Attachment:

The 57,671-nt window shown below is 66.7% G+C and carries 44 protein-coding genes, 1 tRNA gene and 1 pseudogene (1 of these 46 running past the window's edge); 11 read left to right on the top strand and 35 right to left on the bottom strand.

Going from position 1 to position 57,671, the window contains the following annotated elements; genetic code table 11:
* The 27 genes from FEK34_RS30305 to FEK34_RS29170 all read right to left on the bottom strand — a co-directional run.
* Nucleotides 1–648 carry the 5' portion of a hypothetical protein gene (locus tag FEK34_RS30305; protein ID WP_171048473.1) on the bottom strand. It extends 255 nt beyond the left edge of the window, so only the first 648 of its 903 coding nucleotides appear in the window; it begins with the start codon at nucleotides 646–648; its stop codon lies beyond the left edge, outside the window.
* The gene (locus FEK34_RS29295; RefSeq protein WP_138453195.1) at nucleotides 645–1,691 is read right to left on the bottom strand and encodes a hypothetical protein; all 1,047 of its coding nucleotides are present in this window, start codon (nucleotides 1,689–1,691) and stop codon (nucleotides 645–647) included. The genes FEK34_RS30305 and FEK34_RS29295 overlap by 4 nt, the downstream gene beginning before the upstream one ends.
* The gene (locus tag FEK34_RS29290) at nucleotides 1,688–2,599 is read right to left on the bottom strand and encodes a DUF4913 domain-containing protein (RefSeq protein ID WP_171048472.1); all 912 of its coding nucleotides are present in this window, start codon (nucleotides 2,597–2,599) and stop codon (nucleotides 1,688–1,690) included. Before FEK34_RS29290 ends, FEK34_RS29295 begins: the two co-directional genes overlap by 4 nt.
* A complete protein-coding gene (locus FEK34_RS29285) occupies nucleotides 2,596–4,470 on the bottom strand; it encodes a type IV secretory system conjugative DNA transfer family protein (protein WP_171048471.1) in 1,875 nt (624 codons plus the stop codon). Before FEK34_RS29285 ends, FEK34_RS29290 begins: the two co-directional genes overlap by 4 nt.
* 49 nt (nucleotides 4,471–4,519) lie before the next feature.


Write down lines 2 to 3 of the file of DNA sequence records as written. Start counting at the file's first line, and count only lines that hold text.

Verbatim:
Going from position 1 to position 57,671, the window contains the following annotated elements; genetic code table 11:
* The 27 genes from FEK34_RS30305 to FEK34_RS29170 all read right to left on the bottom strand — a co-directional run.